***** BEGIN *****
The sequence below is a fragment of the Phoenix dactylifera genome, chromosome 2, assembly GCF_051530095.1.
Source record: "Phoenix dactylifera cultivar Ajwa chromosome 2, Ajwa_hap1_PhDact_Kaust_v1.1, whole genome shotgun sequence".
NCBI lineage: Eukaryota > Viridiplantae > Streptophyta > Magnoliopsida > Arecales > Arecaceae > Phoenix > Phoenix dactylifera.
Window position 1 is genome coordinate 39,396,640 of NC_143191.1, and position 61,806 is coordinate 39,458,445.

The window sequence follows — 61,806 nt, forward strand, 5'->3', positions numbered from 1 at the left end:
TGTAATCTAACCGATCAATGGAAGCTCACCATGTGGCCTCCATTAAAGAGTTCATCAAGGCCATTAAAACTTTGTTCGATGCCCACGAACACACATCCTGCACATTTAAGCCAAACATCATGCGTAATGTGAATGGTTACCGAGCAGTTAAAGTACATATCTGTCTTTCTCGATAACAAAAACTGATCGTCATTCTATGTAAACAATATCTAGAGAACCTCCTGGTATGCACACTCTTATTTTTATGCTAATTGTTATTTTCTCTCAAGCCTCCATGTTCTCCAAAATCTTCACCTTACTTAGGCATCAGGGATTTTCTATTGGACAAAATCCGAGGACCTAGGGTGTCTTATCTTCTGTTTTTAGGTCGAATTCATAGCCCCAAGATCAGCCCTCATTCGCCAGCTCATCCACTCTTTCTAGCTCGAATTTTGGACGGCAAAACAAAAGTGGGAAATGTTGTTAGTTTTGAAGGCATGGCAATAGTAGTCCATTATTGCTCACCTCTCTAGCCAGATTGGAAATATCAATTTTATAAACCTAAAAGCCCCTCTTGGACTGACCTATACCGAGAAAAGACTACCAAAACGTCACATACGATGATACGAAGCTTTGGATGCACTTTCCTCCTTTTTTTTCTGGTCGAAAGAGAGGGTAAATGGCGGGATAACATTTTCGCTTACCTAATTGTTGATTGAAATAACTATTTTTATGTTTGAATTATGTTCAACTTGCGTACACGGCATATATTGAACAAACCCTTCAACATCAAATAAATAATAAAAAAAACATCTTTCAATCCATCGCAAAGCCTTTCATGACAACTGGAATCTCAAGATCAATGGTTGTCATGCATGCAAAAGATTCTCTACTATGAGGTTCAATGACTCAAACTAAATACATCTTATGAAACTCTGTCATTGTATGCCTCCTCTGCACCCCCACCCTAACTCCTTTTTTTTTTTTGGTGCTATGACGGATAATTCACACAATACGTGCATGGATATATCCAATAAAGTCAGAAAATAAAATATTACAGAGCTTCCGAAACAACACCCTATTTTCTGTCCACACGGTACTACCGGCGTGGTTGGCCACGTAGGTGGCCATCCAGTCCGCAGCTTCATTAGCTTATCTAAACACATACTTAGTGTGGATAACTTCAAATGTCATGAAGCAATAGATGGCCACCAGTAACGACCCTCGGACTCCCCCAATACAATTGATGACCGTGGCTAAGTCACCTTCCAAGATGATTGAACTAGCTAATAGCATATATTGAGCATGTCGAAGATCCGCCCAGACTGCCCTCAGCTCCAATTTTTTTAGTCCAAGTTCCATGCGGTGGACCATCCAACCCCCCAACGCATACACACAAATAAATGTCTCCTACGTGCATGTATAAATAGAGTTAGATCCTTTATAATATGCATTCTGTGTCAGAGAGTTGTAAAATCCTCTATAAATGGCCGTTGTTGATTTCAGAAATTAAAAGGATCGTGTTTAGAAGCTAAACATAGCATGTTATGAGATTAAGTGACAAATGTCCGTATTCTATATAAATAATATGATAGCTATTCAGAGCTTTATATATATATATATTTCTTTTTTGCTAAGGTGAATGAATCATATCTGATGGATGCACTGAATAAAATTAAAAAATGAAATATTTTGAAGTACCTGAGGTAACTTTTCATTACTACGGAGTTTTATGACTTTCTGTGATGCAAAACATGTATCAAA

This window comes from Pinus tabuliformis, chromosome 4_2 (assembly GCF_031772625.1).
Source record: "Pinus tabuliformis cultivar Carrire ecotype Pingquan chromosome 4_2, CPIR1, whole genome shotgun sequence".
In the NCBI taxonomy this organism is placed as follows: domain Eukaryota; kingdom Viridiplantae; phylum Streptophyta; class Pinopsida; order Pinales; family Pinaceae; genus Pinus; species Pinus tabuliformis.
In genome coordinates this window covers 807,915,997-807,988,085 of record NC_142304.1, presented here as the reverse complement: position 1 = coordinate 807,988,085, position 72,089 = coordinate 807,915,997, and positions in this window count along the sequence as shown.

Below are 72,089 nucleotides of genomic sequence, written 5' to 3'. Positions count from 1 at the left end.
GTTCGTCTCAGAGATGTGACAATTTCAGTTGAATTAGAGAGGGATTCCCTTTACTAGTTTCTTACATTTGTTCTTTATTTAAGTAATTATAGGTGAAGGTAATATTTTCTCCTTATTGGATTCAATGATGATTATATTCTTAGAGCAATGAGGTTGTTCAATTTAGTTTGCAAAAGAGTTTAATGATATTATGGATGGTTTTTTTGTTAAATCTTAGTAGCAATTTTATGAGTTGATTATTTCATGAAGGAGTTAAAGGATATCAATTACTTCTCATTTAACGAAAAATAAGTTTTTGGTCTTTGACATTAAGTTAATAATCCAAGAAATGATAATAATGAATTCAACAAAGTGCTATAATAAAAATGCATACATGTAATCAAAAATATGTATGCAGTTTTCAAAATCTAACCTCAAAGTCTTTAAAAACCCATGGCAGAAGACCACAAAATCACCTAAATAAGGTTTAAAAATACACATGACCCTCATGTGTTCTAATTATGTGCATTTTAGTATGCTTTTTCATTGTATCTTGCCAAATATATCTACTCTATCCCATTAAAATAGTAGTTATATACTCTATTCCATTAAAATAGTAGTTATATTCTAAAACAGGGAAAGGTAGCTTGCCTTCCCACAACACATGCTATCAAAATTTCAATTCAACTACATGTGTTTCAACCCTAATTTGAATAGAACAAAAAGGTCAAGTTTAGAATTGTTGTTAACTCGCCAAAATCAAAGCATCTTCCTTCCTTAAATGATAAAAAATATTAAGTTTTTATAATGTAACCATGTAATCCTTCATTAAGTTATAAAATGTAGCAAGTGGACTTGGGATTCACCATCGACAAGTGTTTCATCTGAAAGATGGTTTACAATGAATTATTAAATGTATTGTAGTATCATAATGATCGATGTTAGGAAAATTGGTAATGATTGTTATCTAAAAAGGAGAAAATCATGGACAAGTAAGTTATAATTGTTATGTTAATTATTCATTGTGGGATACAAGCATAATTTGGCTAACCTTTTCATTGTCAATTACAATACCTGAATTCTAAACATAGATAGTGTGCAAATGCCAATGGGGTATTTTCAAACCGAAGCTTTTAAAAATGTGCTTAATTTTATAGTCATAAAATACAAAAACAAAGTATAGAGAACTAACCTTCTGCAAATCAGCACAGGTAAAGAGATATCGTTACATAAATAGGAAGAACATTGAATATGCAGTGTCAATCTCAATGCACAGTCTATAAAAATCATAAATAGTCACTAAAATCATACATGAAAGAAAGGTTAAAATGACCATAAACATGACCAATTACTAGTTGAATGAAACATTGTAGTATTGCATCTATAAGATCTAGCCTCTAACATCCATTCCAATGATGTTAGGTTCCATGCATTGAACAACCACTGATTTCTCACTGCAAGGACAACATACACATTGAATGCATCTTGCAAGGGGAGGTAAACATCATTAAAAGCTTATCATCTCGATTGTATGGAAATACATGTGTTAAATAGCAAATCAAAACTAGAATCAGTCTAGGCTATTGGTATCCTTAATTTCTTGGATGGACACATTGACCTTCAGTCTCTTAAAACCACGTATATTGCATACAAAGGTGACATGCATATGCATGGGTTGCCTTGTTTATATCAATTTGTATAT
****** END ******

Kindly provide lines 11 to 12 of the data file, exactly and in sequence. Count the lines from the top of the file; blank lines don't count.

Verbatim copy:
Below are 72,089 nucleotides of genomic sequence, written 5' to 3'. Positions count from 1 at the left end.
GTTCGTCTCAGAGATGTGACAATTTCAGTTGAATTAGAGAGGGATTCCCTTTACTAGTTTCTTACATTTGTTCTTTATTTAAGTAATTATAGGTGAAGGTAATATTTTCTCCTTATTGGATTCAATGATGATTATATTCTTAGAGCAATGAGGTTGTTCAATTTAGTTTGCAAAAGAGTTTAATGATATTATGGATGGTTTTTTTGTTAAATCTTAGTAGCAATTTTATGAGTTGATTATTTCATGAAGGAGTTAAAGGATATCAATTACTTCTCATTTAACGAAAAATAAGTTTTTGGTCTTTGACATTAAGTTAATAATCCAAGAAATGATAATAATGAATTCAACAAAGTGCTATAATAAAAATGCATACATGTAATCAAAAATATGTATGCAGTTTTCAAAATCTAACCTCAAAGTCTTTAAAAACCCATGGCAGAAGACCACAAAATCACCTAAATAAGGTTTAAAAATACACATGACCCTCATGTGTTCTAATTATGTGCATTTTAGTATGCTTTTTCATTGTATCTTGCCAAATATATCTACTCTATCCCATTAAAATAGTAGTTATATACTCTATTCCATTAAAATAGTAGTTATATTCTAAAACAGGGAAAGGTAGCTTGCCTTCCCACAACACATGCTATCAAAATTTCAATTCAACTACATGTGTTTCAACCCTAATTTGAATAGAACAAAAAGGTCAAGTTTAGAATTGTTGTTAACTCGCCAAAATCAAAGCATCTTCCTTCCTTAAATGATAAAAAATATTAAGTTTTTATAATGTAACCATGTAATCCTTCATTAAGTTATAAAATGTAGCAAGTGGACTTGGGATTCACCATCGACAAGTGTTTCATCTGAAAGATGGTTTACAATGAATTATTAAATGTATTGTAGTATCATAATGATCGATGTTAGGAAAATTGGTAATGATTGTTATCTAAAAAGGAGAAAATCATGGACAAGTAAGTTATAATTGTTATGTTAATTATTCATTGTGGGATACAAGCATAATTTGGCTAACCTTTTCATTGTCAATTACAATACCTGAATTCTAAACATAGATAGTGTGCAAATGCCAATGGGGTATTTTCAAACCGAAGCTTTTAAAAATGTGCTTAATTTTATAGTCATAAAATACAAAAACAAAGTATAGAGAACTAACCTTCTGCAAATCAGCACAGGTAAAGAGATATCGTTACATAAATAGGAAGAACATTGAATATGCAGTGTCAATCTCAATGCACAGTCTATAAAAATCATAAATAGTCACTAAAATCATACATGAAAGAAAGGTTAAAATGACCATAAACATGACCAATTACTAGTTGAATGAAACATTGTAGTATTGCATCTATAAGATCTAGCCTCTAACATCCATTCCAATGATGTTAGGTTCCATGCATTGAACAACCACTGATTTCTCACTGCAAGGACAACATACACATTGAATGCATCTTGCAAGGGGAGGTAAACATCATTAAAAGCTTATCATCTCGATTGTATGGAAATACATGTGTTAAATAGCAAATCAAAACTAGAATCAGTCTAGGCTATTGGTATCCTTAATTTCTTGGATGGACACATTGACCTTCAGTCTCTTAAAACCACGTATATTGCATACAAAGGTGACATGCATATGCATGGGTTGCCTTGTTTATATCAATTTGTATAT